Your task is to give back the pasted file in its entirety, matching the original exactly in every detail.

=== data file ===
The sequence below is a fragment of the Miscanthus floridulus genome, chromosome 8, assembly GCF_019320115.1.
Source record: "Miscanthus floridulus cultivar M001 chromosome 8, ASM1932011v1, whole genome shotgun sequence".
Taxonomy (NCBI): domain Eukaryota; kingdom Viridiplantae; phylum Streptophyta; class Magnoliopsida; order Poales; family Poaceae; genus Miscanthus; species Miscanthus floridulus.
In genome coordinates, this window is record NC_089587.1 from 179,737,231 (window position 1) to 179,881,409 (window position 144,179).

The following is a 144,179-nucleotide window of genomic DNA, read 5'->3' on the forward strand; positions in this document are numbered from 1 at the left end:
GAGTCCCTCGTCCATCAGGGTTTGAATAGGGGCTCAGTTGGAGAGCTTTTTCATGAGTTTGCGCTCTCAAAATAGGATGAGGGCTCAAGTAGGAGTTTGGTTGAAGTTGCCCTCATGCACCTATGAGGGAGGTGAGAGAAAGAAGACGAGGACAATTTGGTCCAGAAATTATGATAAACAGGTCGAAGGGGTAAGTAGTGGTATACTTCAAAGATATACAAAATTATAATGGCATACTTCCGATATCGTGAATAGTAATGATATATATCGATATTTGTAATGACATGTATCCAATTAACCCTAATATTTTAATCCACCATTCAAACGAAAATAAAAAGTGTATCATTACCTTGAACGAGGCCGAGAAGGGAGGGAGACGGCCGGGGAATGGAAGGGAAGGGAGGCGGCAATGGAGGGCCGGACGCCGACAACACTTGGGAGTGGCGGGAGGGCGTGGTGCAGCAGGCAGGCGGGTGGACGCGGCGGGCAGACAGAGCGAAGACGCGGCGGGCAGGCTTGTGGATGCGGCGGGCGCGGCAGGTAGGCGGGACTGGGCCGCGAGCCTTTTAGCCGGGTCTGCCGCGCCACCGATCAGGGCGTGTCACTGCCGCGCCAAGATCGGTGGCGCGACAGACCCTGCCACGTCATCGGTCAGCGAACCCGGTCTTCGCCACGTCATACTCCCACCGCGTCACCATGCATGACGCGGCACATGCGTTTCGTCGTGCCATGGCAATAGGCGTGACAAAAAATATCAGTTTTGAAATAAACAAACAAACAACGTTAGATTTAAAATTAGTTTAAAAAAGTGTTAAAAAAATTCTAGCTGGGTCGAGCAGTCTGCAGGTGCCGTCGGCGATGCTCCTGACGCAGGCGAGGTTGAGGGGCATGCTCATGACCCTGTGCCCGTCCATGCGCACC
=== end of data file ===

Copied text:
The sequence below is a fragment of the Miscanthus floridulus genome, chromosome 8, assembly GCF_019320115.1.
Source record: "Miscanthus floridulus cultivar M001 chromosome 8, ASM1932011v1, whole genome shotgun sequence".
Taxonomy (NCBI): domain Eukaryota; kingdom Viridiplantae; phylum Streptophyta; class Magnoliopsida; order Poales; family Poaceae; genus Miscanthus; species Miscanthus floridulus.
In genome coordinates, this window is record NC_089587.1 from 179,737,231 (window position 1) to 179,881,409 (window position 144,179).

The following is a 144,179-nucleotide window of genomic DNA, read 5'->3' on the forward strand; positions in this document are numbered from 1 at the left end:
GAGTCCCTCGTCCATCAGGGTTTGAATAGGGGCTCAGTTGGAGAGCTTTTTCATGAGTTTGCGCTCTCAAAATAGGATGAGGGCTCAAGTAGGAGTTTGGTTGAAGTTGCCCTCATGCACCTATGAGGGAGGTGAGAGAAAGAAGACGAGGACAATTTGGTCCAGAAATTATGATAAACAGGTCGAAGGGGTAAGTAGTGGTATACTTCAAAGATATACAAAATTATAATGGCATACTTCCGATATCGTGAATAGTAATGATATATATCGATATTTGTAATGACATGTATCCAATTAACCCTAATATTTTAATCCACCATTCAAACGAAAATAAAAAGTGTATCATTACCTTGAACGAGGCCGAGAAGGGAGGGAGACGGCCGGGGAATGGAAGGGAAGGGAGGCGGCAATGGAGGGCCGGACGCCGACAACACTTGGGAGTGGCGGGAGGGCGTGGTGCAGCAGGCAGGCGGGTGGACGCGGCGGGCAGACAGAGCGAAGACGCGGCGGGCAGGCTTGTGGATGCGGCGGGCGCGGCAGGTAGGCGGGACTGGGCCGCGAGCCTTTTAGCCGGGTCTGCCGCGCCACCGATCAGGGCGTGTCACTGCCGCGCCAAGATCGGTGGCGCGACAGACCCTGCCACGTCATCGGTCAGCGAACCCGGTCTTCGCCACGTCATACTCCCACCGCGTCACCATGCATGACGCGGCACATGCGTTTCGTCGTGCCATGGCAATAGGCGTGACAAAAAATATCAGTTTTGAAATAAACAAACAAACAACGTTAGATTTAAAATTAGTTTAAAAAAGTGTTAAAAAAATTCTAGCTGGGTCGAGCAGTCTGCAGGTGCCGTCGGCGATGCTCCTGACGCAGGCGAGGTTGAGGGGCATGCTCATGACCCTGTGCCCGTCCATGCGCACC